Fort Worth in Tarrant County, Texas — The American South (West South Central)
“Where the West Begins”
In 1856 Fort Worth became county seat of Tarrant County. A boom started after 1867 when millions of longhorns were driven through town en route to Red River Crossing and Chisholm Trail. Herds forded the Trinity below Courthouse Bluff, one block north of this site. Cowboys got supplies for the long uptrail drive and caroused in taverns and dance halls.
After railroad arrived in 1876, increased cattle traffic won city the nickname of "Cowtown".
By 1900, Fort Worth was one of world's largest cattle markets. Population tripled between 1900 and 1910. Growth continued, based on varied multimillion dollar industries of meat packing, flour milling, grain storage, oil, aircraft plants and military bases. Fort Worth also has developed as a center of culture, with universities, museums, art galleries, theatres and a botanic garden.
Erected 1969 by State Historical Survey Committee. (Marker Number 2026.)
Location. Touch for map. Marker is at or near this postal address: 200 W Belknap St, Fort Worth TX 76102, United States of America.
Other nearby markers. At least 8 other markers are within walking distance of this marker. Site of the First Masonic Hall in Fort Worth (here, next to this marker); The Site of Camp Worth (here, next to this marker); Tarrant County Criminal Courts Building (a few steps from this marker); Leonard Brothers Department Store (within shouting distance of this marker); First School (within shouting distance of this marker); 1784 Tarrant County 1815 (about 400 feet away, measured in a direct line); "The Stage Leaves From Here" (approx. 0.2 miles away); Fort Worth's First Telephone Exchange (approx. 0.2 miles away). Touch for a list and map of all markers in Fort Worth.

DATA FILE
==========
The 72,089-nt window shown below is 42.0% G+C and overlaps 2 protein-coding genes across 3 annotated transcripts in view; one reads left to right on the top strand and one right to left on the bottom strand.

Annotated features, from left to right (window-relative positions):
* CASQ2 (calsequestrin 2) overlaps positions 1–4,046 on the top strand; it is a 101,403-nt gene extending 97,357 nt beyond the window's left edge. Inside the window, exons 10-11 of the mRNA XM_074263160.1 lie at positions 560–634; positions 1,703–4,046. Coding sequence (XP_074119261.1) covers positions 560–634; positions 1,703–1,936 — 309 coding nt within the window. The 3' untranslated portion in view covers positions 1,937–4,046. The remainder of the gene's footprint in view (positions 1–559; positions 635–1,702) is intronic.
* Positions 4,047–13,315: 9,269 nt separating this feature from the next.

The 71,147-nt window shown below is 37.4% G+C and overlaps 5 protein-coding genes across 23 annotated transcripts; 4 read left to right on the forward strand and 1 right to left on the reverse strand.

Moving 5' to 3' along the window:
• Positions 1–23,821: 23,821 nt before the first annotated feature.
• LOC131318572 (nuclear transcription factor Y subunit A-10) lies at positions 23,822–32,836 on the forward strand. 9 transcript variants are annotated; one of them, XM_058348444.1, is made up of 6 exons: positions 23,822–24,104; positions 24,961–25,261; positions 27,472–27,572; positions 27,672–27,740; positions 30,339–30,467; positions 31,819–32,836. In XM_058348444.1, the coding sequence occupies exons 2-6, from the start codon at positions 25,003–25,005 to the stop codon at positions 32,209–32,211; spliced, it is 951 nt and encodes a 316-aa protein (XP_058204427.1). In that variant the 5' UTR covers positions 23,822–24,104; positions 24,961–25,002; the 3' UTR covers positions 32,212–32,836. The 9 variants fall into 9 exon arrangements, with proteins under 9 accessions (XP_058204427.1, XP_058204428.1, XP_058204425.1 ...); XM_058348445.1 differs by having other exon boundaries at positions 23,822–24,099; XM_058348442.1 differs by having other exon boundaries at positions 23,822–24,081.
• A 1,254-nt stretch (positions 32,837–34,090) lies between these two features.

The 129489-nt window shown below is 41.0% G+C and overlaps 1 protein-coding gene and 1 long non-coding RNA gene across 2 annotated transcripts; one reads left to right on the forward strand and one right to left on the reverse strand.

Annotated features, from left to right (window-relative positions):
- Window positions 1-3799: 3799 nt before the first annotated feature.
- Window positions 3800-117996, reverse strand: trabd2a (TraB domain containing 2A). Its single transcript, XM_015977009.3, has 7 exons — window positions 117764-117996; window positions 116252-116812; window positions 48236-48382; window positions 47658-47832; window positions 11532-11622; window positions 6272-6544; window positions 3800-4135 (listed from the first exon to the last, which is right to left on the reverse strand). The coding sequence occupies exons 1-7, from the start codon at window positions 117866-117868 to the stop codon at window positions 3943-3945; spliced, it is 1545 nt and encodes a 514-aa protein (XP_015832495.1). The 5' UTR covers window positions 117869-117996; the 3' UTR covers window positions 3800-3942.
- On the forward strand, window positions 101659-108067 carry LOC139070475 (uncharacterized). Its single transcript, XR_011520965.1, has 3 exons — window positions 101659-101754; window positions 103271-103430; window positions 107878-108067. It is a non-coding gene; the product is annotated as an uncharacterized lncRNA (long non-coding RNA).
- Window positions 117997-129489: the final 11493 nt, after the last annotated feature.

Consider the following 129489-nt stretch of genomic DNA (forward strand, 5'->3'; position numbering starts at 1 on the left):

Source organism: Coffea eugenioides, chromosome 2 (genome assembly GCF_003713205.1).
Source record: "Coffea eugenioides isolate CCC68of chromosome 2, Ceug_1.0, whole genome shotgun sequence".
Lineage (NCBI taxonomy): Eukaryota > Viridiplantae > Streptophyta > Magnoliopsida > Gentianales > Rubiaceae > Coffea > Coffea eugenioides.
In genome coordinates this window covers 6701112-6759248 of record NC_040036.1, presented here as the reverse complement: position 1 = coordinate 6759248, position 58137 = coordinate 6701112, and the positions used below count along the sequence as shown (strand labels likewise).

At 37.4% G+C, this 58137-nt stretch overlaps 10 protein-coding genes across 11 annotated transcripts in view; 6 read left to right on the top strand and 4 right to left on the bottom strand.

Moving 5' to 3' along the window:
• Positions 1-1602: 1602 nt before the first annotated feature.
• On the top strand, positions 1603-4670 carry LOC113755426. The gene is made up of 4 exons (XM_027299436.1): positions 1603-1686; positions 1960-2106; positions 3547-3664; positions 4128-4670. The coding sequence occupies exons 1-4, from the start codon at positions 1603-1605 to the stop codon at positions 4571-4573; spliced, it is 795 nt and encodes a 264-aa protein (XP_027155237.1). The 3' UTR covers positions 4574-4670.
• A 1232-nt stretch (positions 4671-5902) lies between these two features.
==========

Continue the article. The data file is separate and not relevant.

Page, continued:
Categories. • Forts, Castles • Settlements & Settlers •
Credits. This page was last revised on September 15, 2016. This page originally submitted on February 17, 2012, by Denise Boose of Tehachapi, California. This page has been viewed 432 times since then and 22 times this year. Photos: 1, 2, 3. submitted on February 17, 2012, by Denise Boose of Tehachapi, California. • Bernard Fisher was the editor who published this page.